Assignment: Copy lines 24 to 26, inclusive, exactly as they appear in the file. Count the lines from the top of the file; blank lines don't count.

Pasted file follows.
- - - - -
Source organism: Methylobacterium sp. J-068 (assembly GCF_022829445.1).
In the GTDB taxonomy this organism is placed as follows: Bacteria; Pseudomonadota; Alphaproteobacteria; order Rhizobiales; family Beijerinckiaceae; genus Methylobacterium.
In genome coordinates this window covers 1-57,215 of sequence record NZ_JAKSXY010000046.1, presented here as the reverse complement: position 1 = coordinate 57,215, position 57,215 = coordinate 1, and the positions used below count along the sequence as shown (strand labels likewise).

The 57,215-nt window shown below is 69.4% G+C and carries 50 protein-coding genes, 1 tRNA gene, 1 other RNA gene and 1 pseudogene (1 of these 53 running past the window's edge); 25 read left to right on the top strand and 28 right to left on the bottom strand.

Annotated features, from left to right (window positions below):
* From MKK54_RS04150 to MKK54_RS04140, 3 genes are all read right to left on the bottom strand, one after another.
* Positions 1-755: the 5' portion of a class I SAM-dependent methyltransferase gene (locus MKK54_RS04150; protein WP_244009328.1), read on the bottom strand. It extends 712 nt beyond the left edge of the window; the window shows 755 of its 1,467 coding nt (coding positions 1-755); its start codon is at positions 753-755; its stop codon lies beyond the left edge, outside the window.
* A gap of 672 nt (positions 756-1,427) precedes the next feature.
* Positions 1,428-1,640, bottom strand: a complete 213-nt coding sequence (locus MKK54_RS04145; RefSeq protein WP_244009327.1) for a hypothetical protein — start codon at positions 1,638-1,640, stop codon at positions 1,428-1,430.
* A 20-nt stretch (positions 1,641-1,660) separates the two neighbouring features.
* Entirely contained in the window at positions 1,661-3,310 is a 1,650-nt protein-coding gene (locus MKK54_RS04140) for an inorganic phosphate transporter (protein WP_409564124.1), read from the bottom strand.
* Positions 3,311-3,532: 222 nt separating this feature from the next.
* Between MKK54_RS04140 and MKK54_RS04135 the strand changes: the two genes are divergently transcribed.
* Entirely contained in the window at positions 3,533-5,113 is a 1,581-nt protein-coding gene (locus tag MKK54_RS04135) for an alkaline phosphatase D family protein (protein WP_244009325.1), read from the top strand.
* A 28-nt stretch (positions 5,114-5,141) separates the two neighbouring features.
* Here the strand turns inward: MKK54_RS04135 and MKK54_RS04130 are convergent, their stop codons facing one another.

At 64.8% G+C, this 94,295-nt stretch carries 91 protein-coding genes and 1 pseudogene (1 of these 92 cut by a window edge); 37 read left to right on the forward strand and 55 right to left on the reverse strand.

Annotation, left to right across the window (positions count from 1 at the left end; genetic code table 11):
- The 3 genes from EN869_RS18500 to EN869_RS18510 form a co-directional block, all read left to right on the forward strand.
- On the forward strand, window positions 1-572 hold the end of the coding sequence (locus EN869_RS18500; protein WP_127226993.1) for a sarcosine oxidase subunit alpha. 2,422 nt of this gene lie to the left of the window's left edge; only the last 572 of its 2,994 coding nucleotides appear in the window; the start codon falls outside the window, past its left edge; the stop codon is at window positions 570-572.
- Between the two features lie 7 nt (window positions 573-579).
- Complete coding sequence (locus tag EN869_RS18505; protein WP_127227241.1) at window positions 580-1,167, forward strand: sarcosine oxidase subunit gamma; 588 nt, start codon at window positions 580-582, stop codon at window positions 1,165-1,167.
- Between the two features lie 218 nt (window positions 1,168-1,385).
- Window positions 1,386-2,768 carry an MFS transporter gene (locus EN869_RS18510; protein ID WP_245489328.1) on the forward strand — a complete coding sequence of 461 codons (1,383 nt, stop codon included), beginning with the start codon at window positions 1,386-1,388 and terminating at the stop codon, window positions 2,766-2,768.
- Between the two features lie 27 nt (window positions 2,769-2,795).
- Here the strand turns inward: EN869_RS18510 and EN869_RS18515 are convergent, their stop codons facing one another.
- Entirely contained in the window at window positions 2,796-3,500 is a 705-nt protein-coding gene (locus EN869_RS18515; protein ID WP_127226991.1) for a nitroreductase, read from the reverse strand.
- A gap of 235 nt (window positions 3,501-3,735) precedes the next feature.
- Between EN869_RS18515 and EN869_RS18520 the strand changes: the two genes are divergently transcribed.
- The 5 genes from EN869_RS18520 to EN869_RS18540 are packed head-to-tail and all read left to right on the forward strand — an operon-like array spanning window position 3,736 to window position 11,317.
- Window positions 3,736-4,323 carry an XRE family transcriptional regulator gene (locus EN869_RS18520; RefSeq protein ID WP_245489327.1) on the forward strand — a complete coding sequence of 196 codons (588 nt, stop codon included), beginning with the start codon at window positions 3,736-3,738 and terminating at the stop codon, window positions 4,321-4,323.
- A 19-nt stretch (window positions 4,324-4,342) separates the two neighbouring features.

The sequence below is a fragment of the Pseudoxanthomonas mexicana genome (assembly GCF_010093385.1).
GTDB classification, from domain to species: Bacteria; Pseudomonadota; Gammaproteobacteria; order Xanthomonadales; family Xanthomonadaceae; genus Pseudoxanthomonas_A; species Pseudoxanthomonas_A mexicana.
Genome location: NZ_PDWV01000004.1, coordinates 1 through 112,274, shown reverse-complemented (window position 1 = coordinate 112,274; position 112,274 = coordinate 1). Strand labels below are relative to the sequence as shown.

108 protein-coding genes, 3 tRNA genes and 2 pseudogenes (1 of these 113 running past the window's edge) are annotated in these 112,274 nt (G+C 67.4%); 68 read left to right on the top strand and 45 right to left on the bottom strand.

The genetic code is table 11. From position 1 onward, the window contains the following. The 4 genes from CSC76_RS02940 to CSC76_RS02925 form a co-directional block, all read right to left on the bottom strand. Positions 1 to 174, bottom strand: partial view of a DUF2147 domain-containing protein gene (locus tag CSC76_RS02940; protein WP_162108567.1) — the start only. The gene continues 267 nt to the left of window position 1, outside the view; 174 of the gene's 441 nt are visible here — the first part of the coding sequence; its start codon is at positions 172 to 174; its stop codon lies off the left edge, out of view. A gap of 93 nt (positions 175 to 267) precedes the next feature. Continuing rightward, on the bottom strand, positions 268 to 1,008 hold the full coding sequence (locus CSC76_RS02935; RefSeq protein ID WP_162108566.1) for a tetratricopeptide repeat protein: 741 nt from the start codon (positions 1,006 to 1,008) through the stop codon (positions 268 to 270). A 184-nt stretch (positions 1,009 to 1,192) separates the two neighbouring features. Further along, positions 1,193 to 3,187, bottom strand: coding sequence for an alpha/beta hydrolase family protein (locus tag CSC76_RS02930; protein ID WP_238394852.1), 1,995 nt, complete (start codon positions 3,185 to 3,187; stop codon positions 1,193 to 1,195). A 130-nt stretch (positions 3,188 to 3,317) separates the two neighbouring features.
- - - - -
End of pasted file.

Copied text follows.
- Window positions 1,386-2,768 carry an MFS transporter gene (locus EN869_RS18510; protein ID WP_245489328.1) on the forward strand — a complete coding sequence of 461 codons (1,383 nt, stop codon included), beginning with the start codon at window positions 1,386-1,388 and terminating at the stop codon, window positions 2,766-2,768.
- Between the two features lie 27 nt (window positions 2,769-2,795).
- Here the strand turns inward: EN869_RS18510 and EN869_RS18515 are convergent, their stop codons facing one another.